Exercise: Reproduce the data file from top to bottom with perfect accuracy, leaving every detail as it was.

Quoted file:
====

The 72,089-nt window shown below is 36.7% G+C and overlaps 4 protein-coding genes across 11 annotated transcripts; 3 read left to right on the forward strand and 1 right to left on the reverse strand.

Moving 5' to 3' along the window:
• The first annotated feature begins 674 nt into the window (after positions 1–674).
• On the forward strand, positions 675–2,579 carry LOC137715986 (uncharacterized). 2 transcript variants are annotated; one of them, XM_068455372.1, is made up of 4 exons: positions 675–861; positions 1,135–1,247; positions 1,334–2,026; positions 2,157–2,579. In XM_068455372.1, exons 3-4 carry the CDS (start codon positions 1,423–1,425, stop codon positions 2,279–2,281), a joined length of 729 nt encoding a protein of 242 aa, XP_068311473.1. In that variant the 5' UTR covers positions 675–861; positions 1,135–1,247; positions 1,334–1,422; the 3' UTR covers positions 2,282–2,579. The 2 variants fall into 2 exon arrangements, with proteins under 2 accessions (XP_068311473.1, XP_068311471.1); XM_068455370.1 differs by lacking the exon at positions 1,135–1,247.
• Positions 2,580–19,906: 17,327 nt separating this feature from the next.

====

The 72,089-nt window shown below is 36.7% G+C and overlaps 4 protein-coding genes across 11 annotated transcripts; 3 read left to right on the forward strand and 1 right to left on the reverse strand.

Moving 5' to 3' along the window:
• The first annotated feature begins 674 nt into the window (after positions 1–674).
• On the forward strand, positions 675–2,579 carry LOC137715986 (uncharacterized). 2 transcript variants are annotated; one of them, XM_068455372.1, is made up of 4 exons: positions 675–861; positions 1,135–1,247; positions 1,334–2,026; positions 2,157–2,579. In XM_068455372.1, exons 3-4 carry the CDS (start codon positions 1,423–1,425, stop codon positions 2,279–2,281), a joined length of 729 nt encoding a protein of 242 aa, XP_068311473.1. In that variant the 5' UTR covers positions 675–861; positions 1,135–1,247; positions 1,334–1,422; the 3' UTR covers positions 2,282–2,579. The 2 variants fall into 2 exon arrangements, with proteins under 2 accessions (XP_068311473.1, XP_068311471.1); XM_068455370.1 differs by lacking the exon at positions 1,135–1,247.
• Positions 2,580–19,906: 17,327 nt separating this feature from the next.